Tuesday, January 28, 2014

Lazy Tuesday

Although not really. I've already written my daily 500 words, went to the bank, ate a donut (Long John, mmm), flicked through the first galley of The Sword and Laser anthology (breathe, breathe), tweeted a bunch, and various and sundry other tasks.

Hmm, it doesn't sound so impressive as a list.

Anyway, now I have to edit a few short stories. This is how I spend my days off.

More content later this week!

Monday, January 27, 2014

Lazy Monday

I have the day off. I was going to blog large, but, eh, I didn't. Tomorrow, though, I'll post...something.

Until then:

Friday, January 24, 2014

Short Stories Read through Januay 24th, 2014

This week was very busy and I only read three short stories, and honestly, none of them were very good. Like very not very good. Like I don't even want to talk about them because of their very-not-goodness. Like I don't even want to mention what stories they were because of their very-not-very-goodness.

If they were awful, it would be easy to talk about them, but they weren't awful; they were mediocre to not-very-good. Not good enough to care about, not bad enough to rant about.

They were the type of stories that justify the public's perceived apathy of the short form. Hopefully next week will be better.

Wednesday, January 22, 2014

Op-Ed: Where are All the Short Story Nominations?

I don’t know if any of you can tell, but I’ve tried to stay out of Genre Politics for the past few months. It seems like there is a new “controversy” popping up on a blog or Twitter every other day. Sure it’s fun to watch the different sides over-inflate and over-state their arguments, only to have the debate fizzle with no more effect than both sides of the camp being even more entrenched than they were before the argument.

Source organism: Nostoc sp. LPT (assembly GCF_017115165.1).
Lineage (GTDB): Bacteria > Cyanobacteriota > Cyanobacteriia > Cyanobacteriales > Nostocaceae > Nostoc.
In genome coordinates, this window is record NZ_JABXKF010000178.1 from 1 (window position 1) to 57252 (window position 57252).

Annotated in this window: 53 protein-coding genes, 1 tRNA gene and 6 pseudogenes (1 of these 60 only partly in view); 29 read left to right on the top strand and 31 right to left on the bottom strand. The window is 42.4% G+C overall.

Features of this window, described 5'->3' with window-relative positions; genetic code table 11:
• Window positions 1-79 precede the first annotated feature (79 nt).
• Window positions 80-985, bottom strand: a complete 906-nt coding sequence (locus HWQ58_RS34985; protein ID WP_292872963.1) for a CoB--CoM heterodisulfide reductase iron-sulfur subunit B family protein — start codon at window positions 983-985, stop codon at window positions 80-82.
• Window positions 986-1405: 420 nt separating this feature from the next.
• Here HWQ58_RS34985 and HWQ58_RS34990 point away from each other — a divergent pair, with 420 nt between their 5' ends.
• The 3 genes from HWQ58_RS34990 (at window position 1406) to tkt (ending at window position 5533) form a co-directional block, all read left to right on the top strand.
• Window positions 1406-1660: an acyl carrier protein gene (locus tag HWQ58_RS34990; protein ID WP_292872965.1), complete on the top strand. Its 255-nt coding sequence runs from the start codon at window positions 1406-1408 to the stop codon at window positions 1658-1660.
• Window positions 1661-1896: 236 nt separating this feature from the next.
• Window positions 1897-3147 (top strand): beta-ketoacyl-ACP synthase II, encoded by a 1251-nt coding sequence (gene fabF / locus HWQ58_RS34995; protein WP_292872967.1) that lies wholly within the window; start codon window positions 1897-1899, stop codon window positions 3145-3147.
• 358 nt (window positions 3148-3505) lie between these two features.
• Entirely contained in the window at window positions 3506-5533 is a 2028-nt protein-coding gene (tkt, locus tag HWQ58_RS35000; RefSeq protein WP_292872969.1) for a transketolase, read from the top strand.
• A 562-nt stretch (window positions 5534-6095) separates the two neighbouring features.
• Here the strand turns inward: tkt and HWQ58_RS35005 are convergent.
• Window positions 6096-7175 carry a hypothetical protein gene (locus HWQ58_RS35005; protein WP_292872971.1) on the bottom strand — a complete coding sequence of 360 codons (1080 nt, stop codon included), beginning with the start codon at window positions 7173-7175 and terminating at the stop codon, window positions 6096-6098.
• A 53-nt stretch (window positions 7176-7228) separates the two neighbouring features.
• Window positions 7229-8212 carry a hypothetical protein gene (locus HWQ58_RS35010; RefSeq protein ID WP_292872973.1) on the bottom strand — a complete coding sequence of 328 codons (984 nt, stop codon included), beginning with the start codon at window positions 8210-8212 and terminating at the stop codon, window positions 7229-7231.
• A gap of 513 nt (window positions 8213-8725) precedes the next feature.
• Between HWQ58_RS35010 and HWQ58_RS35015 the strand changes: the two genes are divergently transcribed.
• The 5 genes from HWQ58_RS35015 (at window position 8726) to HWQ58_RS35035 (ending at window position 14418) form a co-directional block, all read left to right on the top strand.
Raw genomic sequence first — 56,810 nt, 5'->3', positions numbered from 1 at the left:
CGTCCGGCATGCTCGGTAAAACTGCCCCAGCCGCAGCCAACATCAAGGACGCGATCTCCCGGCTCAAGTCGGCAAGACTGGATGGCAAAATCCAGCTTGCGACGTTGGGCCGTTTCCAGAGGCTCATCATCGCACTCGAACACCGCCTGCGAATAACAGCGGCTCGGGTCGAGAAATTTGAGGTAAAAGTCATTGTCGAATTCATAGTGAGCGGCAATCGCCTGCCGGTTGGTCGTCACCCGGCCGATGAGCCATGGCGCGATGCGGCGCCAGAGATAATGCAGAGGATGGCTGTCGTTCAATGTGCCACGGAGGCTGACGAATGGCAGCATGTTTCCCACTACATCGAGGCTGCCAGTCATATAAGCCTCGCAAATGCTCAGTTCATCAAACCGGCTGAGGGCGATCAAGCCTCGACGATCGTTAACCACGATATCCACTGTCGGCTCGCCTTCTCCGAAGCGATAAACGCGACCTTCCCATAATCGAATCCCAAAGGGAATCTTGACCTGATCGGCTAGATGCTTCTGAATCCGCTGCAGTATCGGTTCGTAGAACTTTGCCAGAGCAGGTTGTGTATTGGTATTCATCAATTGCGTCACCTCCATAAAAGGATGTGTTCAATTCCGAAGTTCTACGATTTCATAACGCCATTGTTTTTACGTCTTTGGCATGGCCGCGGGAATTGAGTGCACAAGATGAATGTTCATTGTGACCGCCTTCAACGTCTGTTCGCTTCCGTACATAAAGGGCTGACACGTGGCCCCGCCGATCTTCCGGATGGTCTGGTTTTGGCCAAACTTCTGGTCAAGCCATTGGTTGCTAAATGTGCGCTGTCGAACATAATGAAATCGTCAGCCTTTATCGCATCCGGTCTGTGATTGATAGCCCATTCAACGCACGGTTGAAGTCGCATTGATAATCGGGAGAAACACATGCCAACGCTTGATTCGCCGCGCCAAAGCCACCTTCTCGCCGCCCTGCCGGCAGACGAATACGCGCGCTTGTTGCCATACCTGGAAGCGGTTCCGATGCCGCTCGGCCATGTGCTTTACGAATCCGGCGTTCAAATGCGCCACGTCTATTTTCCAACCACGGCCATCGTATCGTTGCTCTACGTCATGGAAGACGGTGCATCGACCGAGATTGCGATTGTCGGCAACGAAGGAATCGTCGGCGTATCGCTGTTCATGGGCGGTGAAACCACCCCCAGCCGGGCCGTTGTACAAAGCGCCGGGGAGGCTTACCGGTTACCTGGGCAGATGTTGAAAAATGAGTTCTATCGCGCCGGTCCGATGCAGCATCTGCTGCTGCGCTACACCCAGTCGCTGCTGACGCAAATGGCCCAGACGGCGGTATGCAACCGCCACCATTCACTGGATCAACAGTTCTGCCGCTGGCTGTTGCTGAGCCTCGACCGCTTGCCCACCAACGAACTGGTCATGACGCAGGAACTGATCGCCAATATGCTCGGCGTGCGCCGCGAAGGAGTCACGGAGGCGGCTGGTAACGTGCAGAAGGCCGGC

Anyway – sorry for the sidetrack there – this self-imposed moratorium on Genre Politics (with a brief break to complain about the recent SFWA decision to raise the minimum rate for qualifying professional sales to six cents a word) extends to Award Season as well. I’ve aired my grievances with the various awards before and have been forced to eat my words on more than one occasion. You’d think that would get me to stop flapping my gob, eh?

Well, no, although this post shouldn’t be upsetting because it’s an objective observation that I hope other people have noticed as well:

No one is nominating short stories.

This was a problem last year too, when only three short stories were nominated. The threshold for nomination is LOW, as in a few dozen votes (if that). The fact that only THREE were nominated last year is insane.

I’ve read and groaned at over a dozen “nomination” lists. All of them include nominations for Best Novel, Best Dramatic Presentation, Best Fan Writer. Not a single one has listed a short story. Not a single one has listed a novelette. Only one listed a novella.

I know this isn’t a very large sample of the blogging/nominating population, but with such a small award, it is still significant.